Psalm 46: The Bridal Song, Part 1

The psalmist, in the midst of pain and suffering and waiting for God to rescue him, cries out to God in Psalm 44, appealing to his unfailing love. In response, God answers with a wedding song in Psalm 45 about their eventual betrothal and life together. If that description is accurate, then it’s possible that Psalm 46 is best read as a bride’s song about all her groom has done for her. However, I don’t think this song is about events occurring at the time of writing or in the near future, rather, it’s possible this song declares God’s work at the end of time before the final wedding supper of Christ and his bride, the church.

Psalm 46 begins rather simply, as many other psalms do, with praise of God:

1) God is our refuge and strength,
a very present help in trouble.

This bridal song of praise, in the context of the preceding psalms, sings of the groom as a refuge and help in times of trouble. But, as we will see in the following verses, it also sings of future times.

2) Therefore we will not fear though the earth gives way,
though the mountains be moved into the heart of the sea,
3) though its waters roar and foam,
though the mountains tremble at its swelling.

While this could certainly refer to any time of upheaval, it is interesting to read similar language in Revelation used to describe God’s future judgment upon the earth. Rev. 8:8 says “something like a huge mountain, all ablaze, was thrown into the sea,” and Rev. 16:17-21 describes “lightning, rumblings, peals of thunder and a severe earthquake” such that “no earthquake like it has ever occurred since mankind has been on earth, so tremendous was the quake.” As a result, “every island fled away and the mountains could not be found.” Fearful times to be sure, but like the end-times, hope is found in the midst of them.

4) There is a river whose streams make glad the city of God,
the holy habitation of the Most High.
5) God is in the midst of her; she shall not be moved;
God will help her when morning dawns.

While the city described could be historical or modern Jerusalem, it seems more likely that it’s a picture of the New Jerusalem, “the bride, the wife of the Lamb” as mentioned in Rev. 21:9-10. It is in this city we find “flowing from the throne of God and of the Lamb” “the river of the water of life, as clear as crystal” watering the tree of life whose leaves are “for the healing of the nations.” (Rev. 22:1-2) In the midst of turmoil, all hope for reconciliation flows from the throne of God which sits in the holy city, God’s dwelling place. And he himself will be with his bride, as Rev. 21:3 tells of a “loud voice from the throne saying, ‘Look! God’s dwelling place is now among the people.” But God does not only live with his bride, he metes out justice upon the nations.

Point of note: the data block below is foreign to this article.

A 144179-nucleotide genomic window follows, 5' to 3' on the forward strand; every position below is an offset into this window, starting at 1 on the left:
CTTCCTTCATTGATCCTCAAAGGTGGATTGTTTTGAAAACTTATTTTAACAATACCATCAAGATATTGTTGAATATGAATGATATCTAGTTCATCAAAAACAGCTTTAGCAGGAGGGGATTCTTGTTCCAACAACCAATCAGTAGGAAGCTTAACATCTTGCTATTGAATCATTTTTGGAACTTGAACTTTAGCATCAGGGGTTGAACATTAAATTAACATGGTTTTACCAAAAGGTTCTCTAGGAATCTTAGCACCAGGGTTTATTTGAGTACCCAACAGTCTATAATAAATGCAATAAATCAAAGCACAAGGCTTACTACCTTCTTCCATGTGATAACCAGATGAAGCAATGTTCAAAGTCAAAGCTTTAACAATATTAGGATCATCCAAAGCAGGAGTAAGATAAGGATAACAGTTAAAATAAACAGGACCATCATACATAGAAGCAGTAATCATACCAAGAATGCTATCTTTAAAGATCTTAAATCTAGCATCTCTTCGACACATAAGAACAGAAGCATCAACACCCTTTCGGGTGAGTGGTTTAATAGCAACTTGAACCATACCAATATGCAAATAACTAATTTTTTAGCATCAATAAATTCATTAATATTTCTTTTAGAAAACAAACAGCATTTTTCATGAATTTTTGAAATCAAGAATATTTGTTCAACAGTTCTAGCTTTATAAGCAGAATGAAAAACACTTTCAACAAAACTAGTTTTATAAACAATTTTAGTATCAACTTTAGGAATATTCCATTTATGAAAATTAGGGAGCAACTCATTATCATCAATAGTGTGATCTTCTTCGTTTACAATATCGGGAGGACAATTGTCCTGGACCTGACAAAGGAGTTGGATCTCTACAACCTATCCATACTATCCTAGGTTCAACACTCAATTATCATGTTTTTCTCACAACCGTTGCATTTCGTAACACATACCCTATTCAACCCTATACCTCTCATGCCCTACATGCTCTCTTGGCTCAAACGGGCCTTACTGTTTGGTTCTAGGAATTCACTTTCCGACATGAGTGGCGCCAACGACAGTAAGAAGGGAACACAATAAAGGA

6) The nations rage, the kingdoms totter;
he utters his voice, the earth melts.
7) The Lord of hosts is with us;
the God of Jacob is our fortress.

The words of the psalmist are vaguely reminiscent of words used by Peter who described the day of the Lord in II Peter 3:10-13, “The heavens will disappear with a roar; the elements will be destroyed by fire, and the earth and everything done in it will be laid bare…That day will bring about the destruction of the heavens by fire, and the elements will melt in the heat.”  But it’s not only the earth that is laid bare, war itself is conquered by God.

8) Come, behold the works of the Lord,
how he has brought desolations on the earth.
9) He makes wars cease to the end of the earth;
he breaks the bow and shatters the spear;
he burns the chariots with fire.

This description of the great and final battle bringing all wars to an end is strikingly similar to that found in Revelation 20:8 and echoed in Ezekiel 39:1-6 about the Lord’s battle against Gog and Magog. Those living in Israel will find “the small and large shields, the bows and arrows, the war clubs and spears. (And) For seven years they will use them for fuel.” Literally, as the Sons of Korah described, the war implements of this final battle fuel fires.

Whether the Sons of Korah knew of the future implication of what they wrote, I don’t know. But I am certain they knew the coming groom, the Lord, would be exalted over all nations, subduing every force of evil, and rescuing his bride from the trials of this life once and for all. The practical question for today is whether we can see through our present trials to the coming of the groom and say with the Sons of Korah,

10) “Be still, and know that I am God.
I will be exalted among the nations,
I will be exalted in the earth!”
11) The Lord of hosts is with us;
the God of Jacob is our fortress.

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